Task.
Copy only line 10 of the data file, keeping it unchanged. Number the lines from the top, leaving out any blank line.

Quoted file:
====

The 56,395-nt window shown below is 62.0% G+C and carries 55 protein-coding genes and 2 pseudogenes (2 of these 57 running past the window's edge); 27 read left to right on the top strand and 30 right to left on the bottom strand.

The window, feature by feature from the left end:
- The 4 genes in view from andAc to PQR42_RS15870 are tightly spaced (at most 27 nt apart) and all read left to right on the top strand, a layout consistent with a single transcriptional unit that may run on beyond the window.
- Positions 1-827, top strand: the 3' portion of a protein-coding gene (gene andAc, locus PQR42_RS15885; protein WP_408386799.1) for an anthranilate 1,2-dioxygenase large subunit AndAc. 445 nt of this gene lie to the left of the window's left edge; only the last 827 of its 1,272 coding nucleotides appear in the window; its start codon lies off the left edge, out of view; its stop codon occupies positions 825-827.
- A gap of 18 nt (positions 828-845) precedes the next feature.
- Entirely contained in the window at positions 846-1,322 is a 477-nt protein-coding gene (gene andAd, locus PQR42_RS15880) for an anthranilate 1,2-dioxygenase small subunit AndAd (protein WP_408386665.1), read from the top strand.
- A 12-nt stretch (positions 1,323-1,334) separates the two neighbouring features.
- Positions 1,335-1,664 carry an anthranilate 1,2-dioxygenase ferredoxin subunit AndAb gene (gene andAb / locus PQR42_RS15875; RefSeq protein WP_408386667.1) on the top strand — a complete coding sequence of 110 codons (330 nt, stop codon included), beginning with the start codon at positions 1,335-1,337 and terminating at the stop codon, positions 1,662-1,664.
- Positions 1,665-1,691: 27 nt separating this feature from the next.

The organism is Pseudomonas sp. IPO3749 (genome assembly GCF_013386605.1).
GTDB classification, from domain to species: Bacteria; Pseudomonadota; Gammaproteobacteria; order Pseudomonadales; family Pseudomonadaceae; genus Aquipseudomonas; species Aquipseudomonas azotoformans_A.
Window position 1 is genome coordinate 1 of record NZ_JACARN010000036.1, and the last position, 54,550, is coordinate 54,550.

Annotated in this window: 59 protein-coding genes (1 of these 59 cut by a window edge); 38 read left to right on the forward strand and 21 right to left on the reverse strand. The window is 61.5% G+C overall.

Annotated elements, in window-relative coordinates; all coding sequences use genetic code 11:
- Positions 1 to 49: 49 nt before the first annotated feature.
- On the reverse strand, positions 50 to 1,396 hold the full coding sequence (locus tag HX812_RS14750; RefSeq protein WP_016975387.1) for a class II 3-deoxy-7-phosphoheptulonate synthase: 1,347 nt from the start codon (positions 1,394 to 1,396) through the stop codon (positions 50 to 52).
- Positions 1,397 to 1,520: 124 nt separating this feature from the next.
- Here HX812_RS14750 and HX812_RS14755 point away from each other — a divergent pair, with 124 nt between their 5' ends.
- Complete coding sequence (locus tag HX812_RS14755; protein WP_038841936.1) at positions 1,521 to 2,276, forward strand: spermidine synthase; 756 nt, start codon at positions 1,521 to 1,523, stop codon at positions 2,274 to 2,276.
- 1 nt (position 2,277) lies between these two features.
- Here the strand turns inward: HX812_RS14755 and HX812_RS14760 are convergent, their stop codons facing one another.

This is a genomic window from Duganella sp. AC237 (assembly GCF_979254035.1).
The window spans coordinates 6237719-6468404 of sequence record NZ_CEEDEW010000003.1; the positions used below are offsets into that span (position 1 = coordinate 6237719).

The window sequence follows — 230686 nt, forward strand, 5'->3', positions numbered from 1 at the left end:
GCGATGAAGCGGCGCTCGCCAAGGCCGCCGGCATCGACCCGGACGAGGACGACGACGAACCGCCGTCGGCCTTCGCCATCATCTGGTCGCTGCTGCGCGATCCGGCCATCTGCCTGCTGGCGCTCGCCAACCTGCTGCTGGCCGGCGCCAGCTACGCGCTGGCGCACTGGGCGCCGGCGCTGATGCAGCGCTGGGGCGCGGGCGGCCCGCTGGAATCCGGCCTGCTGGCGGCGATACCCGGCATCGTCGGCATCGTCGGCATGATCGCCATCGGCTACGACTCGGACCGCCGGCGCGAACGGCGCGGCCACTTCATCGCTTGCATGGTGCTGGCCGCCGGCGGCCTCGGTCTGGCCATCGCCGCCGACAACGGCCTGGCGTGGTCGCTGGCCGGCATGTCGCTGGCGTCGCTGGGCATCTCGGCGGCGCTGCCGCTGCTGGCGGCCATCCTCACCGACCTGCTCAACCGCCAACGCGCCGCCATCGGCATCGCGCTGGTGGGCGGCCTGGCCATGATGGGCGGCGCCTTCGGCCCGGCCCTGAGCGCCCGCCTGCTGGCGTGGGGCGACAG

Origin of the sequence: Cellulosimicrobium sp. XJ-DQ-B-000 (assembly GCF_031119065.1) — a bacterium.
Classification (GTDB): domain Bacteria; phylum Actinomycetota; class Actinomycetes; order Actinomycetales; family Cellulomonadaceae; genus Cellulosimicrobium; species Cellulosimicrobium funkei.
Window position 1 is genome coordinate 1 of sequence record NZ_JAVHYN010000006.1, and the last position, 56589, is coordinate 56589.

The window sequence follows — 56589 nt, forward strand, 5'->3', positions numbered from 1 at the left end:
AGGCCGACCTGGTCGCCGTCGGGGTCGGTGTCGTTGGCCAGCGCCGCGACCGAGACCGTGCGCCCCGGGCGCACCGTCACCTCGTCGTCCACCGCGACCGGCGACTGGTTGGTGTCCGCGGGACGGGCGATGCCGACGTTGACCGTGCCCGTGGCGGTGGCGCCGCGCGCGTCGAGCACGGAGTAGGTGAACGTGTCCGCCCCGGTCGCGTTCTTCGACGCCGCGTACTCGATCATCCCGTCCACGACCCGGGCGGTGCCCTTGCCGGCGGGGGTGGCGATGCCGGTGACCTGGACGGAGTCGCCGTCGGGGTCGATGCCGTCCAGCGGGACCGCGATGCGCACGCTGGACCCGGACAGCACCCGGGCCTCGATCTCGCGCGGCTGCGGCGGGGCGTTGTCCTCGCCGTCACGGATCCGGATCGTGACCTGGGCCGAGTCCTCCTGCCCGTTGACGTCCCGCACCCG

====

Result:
The organism is Pseudomonas sp. IPO3749 (genome assembly GCF_013386605.1).